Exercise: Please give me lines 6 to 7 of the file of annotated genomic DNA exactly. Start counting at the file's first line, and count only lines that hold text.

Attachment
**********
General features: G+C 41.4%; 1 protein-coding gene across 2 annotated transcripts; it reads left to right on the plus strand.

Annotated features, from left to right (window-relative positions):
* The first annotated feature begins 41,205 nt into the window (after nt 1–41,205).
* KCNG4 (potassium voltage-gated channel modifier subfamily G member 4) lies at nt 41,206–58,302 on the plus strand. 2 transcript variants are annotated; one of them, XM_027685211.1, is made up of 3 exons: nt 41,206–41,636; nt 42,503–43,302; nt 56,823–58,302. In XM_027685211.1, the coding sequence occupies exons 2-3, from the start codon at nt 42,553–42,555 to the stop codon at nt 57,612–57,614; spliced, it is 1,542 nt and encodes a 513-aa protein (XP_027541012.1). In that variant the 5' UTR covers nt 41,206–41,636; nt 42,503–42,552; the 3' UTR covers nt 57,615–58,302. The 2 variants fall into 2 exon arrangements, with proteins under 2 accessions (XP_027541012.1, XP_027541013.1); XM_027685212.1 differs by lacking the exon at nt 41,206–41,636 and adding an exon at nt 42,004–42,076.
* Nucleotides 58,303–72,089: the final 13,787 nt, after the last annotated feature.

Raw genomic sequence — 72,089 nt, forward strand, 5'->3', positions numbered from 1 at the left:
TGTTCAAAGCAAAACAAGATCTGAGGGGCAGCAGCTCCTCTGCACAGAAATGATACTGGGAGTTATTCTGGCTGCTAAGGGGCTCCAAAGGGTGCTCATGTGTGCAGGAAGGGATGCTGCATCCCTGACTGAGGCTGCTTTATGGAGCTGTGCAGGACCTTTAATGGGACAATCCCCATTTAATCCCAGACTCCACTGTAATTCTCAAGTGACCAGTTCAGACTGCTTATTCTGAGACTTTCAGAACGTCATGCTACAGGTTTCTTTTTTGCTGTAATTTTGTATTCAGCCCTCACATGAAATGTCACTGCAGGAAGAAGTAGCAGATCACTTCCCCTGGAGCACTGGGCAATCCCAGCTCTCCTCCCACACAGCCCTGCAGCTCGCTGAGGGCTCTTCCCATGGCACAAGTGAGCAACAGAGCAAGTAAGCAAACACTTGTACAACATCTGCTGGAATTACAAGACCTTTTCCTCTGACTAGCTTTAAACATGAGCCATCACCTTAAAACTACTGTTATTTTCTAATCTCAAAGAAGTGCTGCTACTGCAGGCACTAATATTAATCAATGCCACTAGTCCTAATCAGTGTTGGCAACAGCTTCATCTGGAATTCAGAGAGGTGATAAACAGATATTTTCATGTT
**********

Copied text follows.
Raw genomic sequence — 72,089 nt, forward strand, 5'->3', positions numbered from 1 at the left:
TGTTCAAAGCAAAACAAGATCTGAGGGGCAGCAGCTCCTCTGCACAGAAATGATACTGGGAGTTATTCTGGCTGCTAAGGGGCTCCAAAGGGTGCTCATGTGTGCAGGAAGGGATGCTGCATCCCTGACTGAGGCTGCTTTATGGAGCTGTGCAGGACCTTTAATGGGACAATCCCCATTTAATCCCAGACTCCACTGTAATTCTCAAGTGACCAGTTCAGACTGCTTATTCTGAGACTTTCAGAACGTCATGCTACAGGTTTCTTTTTTGCTGTAATTTTGTATTCAGCCCTCACATGAAATGTCACTGCAGGAAGAAGTAGCAGATCACTTCCCCTGGAGCACTGGGCAATCCCAGCTCTCCTCCCACACAGCCCTGCAGCTCGCTGAGGGCTCTTCCCATGGCACAAGTGAGCAACAGAGCAAGTAAGCAAACACTTGTACAACATCTGCTGGAATTACAAGACCTTTTCCTCTGACTAGCTTTAAACATGAGCCATCACCTTAAAACTACTGTTATTTTCTAATCTCAAAGAAGTGCTGCTACTGCAGGCACTAATATTAATCAATGCCACTAGTCCTAATCAGTGTTGGCAACAGCTTCATCTGGAATTCAGAGAGGTGATAAACAGATATTTTCATGTT